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“Hurry Up and Die”: The Inescapable Outcome of Socialized Medicine

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Japan’s “universal” health-care system, like all such systems the world over, is in trouble, with costs rising and the population aging. Nearly 25 percent of Japanese are over the age of 60, a proportion expected to increase to 40 percent over the next 50 years. Since the old generally require more — and more expensive — medical treatment than the young, the increasingly aged population is putting a severe strain on Tokyo’s health-care budget. End-of-life care, which can last for months at great expense, is especially problematic.

One Japanese politician, however, has come up with a solution: Just let the elderly die instead of treating them.

“Heaven forbid if you are forced to live on when you want to die. I would wake up feeling increasingly bad knowing that [treatment] was all being paid for by the government,” finance minister Taro Aso said during a meeting of the national council on social security reforms. “The problem won’t be solved unless you let them hurry up and die.” (Emphasis added.)

Aso’s remarks constitute a classic gaffe, defined by journalist Michael Kinsley as a mistake that occurs “when a politician tells the truth — some truth he isn’t supposed to say.” (As befits such a gaffe, Aso was forced to backtrack; outright lying, on the other hand, seldom gets a politician into serious trouble.)

The truth in Aso’s statement is that denying health care to the most vulnerable is the inevitable outcome of socialized medicine: by making health care seem free, universal health insurance increases the demand for medical services. That drives up the price of the services, putting the squeeze on the government’s budget. At first the government will raise taxes to cover the extra costs; indeed, Japan has already set in motion an eventual doubling of its sales tax for just that reason. After a while, however, the people resist having more and more of their wealth confiscated, leaving the government no alternative but to cut services; and the people who use those services the most will be the first to feel the pinch.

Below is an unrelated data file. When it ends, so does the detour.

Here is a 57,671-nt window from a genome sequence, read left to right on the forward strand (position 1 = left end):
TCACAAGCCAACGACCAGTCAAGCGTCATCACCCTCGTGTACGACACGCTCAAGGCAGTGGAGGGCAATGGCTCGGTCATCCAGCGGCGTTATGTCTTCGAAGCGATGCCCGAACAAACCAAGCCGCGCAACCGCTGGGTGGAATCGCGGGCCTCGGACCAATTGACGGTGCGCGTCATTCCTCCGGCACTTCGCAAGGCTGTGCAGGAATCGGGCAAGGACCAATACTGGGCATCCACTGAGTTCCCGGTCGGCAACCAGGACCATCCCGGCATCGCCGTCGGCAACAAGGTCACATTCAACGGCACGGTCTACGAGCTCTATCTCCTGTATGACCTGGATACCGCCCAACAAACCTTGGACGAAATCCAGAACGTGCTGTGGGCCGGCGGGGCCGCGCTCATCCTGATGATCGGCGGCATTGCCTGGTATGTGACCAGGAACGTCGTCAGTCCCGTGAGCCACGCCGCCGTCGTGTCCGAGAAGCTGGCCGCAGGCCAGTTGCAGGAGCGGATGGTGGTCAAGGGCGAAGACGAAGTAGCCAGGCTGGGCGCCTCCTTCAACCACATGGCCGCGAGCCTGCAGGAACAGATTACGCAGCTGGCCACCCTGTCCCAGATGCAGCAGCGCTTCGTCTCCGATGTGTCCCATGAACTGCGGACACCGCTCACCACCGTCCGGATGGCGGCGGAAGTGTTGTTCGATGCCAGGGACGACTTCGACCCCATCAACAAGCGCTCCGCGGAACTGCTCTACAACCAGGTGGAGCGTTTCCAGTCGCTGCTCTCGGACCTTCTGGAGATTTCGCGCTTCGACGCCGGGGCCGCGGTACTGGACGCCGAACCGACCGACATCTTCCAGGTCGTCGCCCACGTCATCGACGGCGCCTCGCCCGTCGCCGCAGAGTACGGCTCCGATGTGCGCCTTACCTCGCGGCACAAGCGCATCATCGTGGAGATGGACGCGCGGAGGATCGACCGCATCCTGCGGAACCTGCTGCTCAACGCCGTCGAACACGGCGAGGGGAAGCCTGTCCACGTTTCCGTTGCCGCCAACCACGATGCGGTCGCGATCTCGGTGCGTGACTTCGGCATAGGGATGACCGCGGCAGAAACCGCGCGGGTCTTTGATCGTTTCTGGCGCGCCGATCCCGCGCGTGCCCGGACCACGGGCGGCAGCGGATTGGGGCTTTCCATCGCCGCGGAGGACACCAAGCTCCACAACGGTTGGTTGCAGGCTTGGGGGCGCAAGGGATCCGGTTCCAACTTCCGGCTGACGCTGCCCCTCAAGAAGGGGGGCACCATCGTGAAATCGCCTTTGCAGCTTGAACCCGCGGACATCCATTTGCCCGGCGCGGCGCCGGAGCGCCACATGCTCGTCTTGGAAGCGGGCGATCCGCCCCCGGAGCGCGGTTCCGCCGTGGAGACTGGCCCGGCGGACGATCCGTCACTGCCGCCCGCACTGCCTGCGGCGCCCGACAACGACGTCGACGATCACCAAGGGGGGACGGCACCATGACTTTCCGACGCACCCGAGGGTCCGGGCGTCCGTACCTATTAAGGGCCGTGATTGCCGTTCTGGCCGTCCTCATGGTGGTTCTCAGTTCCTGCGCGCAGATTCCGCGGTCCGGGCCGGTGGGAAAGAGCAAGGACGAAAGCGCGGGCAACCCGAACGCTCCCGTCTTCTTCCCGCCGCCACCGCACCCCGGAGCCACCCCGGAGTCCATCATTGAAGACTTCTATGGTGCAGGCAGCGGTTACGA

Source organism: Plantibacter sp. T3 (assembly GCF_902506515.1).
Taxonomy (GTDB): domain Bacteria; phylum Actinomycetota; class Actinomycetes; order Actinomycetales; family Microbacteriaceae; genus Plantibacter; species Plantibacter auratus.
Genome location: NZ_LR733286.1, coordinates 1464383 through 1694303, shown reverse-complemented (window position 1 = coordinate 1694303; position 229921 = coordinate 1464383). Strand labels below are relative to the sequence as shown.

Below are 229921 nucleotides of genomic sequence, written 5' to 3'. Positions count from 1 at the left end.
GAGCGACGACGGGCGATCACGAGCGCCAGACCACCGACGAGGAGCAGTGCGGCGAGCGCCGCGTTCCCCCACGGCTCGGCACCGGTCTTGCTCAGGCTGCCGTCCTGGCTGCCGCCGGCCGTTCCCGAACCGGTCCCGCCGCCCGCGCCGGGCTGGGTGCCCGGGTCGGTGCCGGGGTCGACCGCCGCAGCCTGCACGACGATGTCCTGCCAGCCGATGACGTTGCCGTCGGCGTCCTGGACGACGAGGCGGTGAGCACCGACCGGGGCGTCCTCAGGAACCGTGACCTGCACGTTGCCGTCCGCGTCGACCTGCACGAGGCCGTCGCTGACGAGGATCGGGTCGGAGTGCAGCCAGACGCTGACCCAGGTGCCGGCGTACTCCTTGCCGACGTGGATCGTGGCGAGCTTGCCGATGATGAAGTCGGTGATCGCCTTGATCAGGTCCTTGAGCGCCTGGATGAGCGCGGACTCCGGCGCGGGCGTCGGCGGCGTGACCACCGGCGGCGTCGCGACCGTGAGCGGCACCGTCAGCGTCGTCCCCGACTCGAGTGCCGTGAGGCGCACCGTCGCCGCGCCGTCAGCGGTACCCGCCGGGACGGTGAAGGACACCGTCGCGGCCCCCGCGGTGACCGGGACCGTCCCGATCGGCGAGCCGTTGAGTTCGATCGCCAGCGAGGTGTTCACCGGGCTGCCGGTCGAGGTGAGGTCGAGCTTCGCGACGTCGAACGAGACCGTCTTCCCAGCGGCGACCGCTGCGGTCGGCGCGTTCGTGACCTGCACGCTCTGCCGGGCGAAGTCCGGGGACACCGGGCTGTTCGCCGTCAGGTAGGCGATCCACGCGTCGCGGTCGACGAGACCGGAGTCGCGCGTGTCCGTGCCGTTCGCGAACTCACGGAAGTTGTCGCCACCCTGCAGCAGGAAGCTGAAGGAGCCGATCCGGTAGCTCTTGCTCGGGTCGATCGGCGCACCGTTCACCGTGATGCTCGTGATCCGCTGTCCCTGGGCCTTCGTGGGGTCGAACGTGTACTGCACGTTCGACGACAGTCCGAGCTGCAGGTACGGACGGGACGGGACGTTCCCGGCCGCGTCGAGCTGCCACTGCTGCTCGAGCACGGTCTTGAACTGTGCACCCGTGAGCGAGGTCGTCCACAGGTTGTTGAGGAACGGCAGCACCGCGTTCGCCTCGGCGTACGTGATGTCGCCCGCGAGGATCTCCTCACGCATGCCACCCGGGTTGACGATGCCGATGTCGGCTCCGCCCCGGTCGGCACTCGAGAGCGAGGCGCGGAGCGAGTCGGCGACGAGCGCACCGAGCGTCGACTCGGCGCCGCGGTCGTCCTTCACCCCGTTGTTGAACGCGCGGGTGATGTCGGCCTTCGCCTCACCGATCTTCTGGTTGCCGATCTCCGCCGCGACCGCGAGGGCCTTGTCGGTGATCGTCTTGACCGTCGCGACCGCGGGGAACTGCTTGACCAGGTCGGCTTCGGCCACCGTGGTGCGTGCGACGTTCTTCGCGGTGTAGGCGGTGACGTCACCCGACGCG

That is, in fact, what is already happening in Great Britain, a country that has suffered under socialized medicine for 65 years. There, under a program of sedation and dehydration called the Liverpool Care Pathway (LCP), National Health Service (NHS) hospitals euthanize about 130,000 people a year, most of them elderly and many of whom, doctors argue, could go on to live significantly longer. The LCP is known also to be used to kill children and babies who are deemed beyond help. Hospitals are paid handsomely by the NHS for meeting goals for use of the LCP. According to Dr. Patrick Pullicino, a British neurologist, one reason for the increased use of the LCP is “pressure on beds” — the shortage of care that always occurs under socialized medicine.

Despite Aso’s lack of tact — he also referred to elderly patients who cannot feed themselves as “tube people” who each cost the government “several tens of millions of yen” per month — he does seem to understand the underlying problem with his country’s health-care system. He did, after all, say that he would feel bad about forcing taxpayers to foot the bill for his own end-of-life care and later added that he had instructed his family to refuse such long-term care for him. Five years ago, when he was prime minister, he complained of having to pay ever-increasing taxes to cover health care for people in his own age group “who dodder around and are constantly going to the doctor” while he “[walks] every day and [does] other things” to stay healthy. That, in a nutshell, is the problem with socialism: it forces some people to subsidize others — even when those others act irresponsibly.

Unfortunately, Aso did not draw the correct conclusion from his insight. He assumed that socialized medicine must continue and declared that denial of care, the denouement of every universal health-care system, must follow in order to keep the system afloat. He should instead have called for an end to Japan’s failing experiment in bucking the law of supply and demand and for a return to a free market in health care.

A free market would provide high-quality health care at low prices, making it accessible to the overwhelming majority of Japanese. For those unable to afford it, some providers would offer care at reduced rates or even for free. And knowing that government wasn’t going to look after people, charities, religious organizations, and mutual-aid societies would rise to the occasion and ensure that the remaining people got the care they needed.

Lest anyone think that is a utopian fantasy, let it be known that that is exactly how health care was handled in the United States prior to the mid 20th century, and Americans weren’t then known to die in the streets from lack of care. Yes, some probably fell through the cracks and died even though medical treatment could have saved them, but under universal health care some people die when bureaucrats make deliberate decisions to deny care to them because it costs too much. That can hardly be considered an improvement.

Aso deserves credit for his honesty: unlike other devotees of socialized medicine, he flatly admits that it means bumping people off. Sad to say, just like other devotees of socialized medicine, he fails to recognize that the only way to prevent that tragic outcome is to jettison the whole failed system and let freedom reign.

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    Michael Tennant is a software developer and freelance writer.